NEW YORK--Yesterday, when the gaming world was still reeling in the wake of the PlayStation 3 launch, the Times Square Toys "R" Us, official site of the Nintendo Wii's 12:01 a.m. Sunday launch, had yet to see a single soul lined up for it. At the nearby Nintendo World Store in Rockefeller Plaza, the scene wasn't much bigger, with a mere handful of faithful fans camped out for the system.
What a difference a day makes. Saturday afternoon, hundreds of people had lined up at the two stores to be among the first in the world to buy a Wii at retail. While the gaming giant is releasing its next-gen system tomorrow in the US, gamers in its home country will have to wait until the December 2 Japanese launch to get their hands on it.
While both stores had respectable lines of people forming, the difference between these crowds and those attending the PS3 launch was like night and day. The Toys "R" Us crowd existed in an orderly line snaking along the block, rather than the massed clump of those waiting for the PS3. Early on, a member of the line had started a sign-up sheet to keep the order straight, and the line itself was self-policing, for the most part.
And while the 50 or so campers outside of the Nintendo World store weren't terribly organized, they seemed much more at ease and laid back than the PS3 crowd, with its own distinct kind of buddy-buddy camaraderie.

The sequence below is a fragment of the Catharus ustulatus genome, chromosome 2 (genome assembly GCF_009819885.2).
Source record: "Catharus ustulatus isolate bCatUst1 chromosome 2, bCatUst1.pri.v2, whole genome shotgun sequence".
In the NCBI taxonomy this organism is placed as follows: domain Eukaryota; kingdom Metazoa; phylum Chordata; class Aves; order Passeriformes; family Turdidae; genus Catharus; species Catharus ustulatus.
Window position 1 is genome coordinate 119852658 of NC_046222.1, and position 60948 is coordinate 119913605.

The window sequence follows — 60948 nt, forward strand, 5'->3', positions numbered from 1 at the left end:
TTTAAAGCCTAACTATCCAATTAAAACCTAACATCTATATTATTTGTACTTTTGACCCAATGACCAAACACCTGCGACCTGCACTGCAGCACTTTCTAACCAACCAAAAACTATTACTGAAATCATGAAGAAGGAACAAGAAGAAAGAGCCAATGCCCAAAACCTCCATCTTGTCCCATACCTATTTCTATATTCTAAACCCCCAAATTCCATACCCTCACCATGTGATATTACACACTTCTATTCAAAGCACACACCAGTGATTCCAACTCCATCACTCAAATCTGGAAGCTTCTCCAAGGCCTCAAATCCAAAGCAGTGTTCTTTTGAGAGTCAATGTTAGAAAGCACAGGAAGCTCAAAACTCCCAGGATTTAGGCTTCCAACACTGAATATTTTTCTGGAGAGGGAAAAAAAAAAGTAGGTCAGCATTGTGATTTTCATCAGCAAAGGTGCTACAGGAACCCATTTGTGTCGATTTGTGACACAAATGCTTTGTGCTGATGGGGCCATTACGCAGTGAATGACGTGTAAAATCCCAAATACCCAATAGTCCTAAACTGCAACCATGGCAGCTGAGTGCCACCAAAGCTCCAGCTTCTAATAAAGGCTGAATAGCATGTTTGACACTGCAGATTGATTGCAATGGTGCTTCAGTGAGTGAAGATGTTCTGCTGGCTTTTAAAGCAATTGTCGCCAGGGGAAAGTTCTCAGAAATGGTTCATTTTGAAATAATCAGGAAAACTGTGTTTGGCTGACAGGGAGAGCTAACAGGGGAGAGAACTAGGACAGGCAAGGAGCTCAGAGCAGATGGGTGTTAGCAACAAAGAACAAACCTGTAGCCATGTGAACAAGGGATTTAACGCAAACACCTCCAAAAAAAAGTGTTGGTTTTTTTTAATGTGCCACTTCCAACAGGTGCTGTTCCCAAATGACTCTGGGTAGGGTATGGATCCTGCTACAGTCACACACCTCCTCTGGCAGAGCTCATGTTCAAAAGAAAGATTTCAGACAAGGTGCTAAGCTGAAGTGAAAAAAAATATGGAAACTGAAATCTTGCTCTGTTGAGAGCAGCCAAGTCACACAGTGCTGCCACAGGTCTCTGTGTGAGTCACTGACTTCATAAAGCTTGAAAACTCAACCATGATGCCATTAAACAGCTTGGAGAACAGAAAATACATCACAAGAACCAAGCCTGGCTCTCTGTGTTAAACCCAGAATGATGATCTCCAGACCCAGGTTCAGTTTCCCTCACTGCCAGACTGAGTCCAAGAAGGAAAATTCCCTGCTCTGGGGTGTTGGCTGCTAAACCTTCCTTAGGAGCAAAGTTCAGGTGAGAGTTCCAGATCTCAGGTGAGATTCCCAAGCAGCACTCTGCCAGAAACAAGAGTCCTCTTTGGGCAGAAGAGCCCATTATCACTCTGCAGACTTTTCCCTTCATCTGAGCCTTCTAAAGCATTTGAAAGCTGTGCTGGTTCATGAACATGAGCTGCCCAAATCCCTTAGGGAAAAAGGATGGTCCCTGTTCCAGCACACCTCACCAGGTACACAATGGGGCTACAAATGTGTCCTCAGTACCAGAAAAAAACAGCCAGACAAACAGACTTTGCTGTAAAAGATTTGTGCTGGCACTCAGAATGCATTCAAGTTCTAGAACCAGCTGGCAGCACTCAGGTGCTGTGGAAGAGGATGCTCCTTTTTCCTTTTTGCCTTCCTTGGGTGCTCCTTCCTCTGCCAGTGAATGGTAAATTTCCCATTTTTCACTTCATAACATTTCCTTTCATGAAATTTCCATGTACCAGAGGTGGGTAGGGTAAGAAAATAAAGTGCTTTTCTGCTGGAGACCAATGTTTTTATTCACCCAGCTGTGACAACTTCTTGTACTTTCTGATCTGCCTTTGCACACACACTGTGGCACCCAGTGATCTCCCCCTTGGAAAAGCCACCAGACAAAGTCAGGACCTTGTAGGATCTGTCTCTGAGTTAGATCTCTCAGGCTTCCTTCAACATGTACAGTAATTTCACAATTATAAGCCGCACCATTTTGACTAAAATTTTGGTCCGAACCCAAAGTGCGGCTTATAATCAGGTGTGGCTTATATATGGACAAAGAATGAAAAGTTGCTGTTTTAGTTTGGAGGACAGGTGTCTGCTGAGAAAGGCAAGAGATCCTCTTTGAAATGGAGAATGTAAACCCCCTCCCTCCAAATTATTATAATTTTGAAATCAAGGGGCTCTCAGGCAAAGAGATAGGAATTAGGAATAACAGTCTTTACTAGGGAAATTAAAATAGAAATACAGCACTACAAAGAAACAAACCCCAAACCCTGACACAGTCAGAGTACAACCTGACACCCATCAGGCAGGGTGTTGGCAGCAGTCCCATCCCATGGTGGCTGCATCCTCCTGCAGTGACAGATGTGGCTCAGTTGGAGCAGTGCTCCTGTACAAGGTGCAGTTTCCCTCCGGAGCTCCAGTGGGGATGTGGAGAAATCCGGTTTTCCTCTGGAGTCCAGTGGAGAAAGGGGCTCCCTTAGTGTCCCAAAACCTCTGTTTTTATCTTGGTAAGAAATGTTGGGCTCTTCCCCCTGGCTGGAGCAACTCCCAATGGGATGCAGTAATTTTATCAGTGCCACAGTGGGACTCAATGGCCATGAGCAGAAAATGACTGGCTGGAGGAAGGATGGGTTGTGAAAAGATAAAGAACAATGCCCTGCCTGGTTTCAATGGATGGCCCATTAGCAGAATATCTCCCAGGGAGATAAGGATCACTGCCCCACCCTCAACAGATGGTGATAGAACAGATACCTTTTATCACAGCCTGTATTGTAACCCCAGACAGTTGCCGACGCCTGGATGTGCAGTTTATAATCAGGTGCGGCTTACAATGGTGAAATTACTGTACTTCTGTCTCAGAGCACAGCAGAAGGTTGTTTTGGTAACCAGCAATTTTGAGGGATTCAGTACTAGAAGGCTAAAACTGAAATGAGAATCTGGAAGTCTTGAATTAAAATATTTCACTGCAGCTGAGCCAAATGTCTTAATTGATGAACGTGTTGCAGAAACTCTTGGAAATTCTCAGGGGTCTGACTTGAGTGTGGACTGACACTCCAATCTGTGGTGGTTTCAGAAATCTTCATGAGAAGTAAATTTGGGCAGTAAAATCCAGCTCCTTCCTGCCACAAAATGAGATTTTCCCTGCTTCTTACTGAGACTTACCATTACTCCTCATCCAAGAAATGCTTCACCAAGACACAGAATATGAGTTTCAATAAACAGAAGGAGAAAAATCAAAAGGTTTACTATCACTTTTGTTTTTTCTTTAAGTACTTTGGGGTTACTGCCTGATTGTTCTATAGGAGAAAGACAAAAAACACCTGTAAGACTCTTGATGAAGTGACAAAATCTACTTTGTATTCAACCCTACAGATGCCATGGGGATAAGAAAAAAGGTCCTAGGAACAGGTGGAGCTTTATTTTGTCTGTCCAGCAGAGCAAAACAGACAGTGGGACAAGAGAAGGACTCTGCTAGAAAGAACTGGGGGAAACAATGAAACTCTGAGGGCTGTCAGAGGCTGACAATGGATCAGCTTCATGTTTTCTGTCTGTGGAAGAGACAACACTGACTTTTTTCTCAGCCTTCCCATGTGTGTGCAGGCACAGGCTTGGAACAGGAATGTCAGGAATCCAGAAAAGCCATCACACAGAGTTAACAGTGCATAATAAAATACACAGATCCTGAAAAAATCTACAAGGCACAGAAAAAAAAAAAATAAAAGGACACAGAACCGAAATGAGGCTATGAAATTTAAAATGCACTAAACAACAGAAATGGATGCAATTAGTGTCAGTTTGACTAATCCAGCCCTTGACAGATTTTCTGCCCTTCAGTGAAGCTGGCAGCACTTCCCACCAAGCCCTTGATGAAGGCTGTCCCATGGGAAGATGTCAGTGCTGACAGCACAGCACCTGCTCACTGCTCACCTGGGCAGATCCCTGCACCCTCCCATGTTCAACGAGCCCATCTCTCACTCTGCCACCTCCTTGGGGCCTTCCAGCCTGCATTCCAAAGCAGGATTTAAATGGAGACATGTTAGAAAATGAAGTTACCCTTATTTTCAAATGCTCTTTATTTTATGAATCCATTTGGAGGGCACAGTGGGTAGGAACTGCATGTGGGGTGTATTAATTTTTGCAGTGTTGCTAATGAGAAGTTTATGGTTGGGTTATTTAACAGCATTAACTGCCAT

"It's cool waiting here at Nintendo World," said Joe Lopez, who arrived at the store around noon on Friday. "If I get bored, my buddies will just hold my place in line while I go inside and play the Wii [on one of the store's demo kiosks]."
One observer noted that the crowds waiting for the Wii were decidedly "less gangsta" than those who camped out for the PS3.
The scene was still hectic at Toys "R" Us, where the hustle and bustle of everyday foot traffic in the heart of the Big Apple is only amplified by having to share the sidewalks with a crowd of gamers. Many passersby expressed an interest in the line, although the most common question they asked of those waiting seemed to be, "Is this the line for the PS3?"
Those sorts of questions likely became less frequent this afternoon after the store hung giant banners advertising the Wii along its exterior and began promoting the official launch events on a huge LCD screen outside the store. About a dozen police officers arrived on the scene as well, closing down 44th Street to set up a stage for this evening's launch festivities.
Inside Toys "R" Us, Nintendo had finally set up Wii demo kiosks. Wii Sports, Rayman, Zelda, and Excite Truck were all available for play, and a Nintendo representative was on hand to help walk gamers through the system. An interactive monitor with Mario was also there, with a man, through a webcam, voicing the iconic plumber and chatting up passersby.
While most of the commotion for the Wii so far seems to be coming from the core gamer crowd that Nintendo has always courted, it appeared that Nintendo's strategy of bringing in the nongaming crowd with an intuitive and inexpensive console is working, at least for one family. Just after checking out the Wii in the Nintendo World store, a family of tourists expressed their interest in the machine.
"How much is it," asked one child's mother, to which the father replied "$249." Surprised, she merely noted, "$249? That's not expensive at all!"
Check back later tonight for more GameSpot coverage of the Wii launch.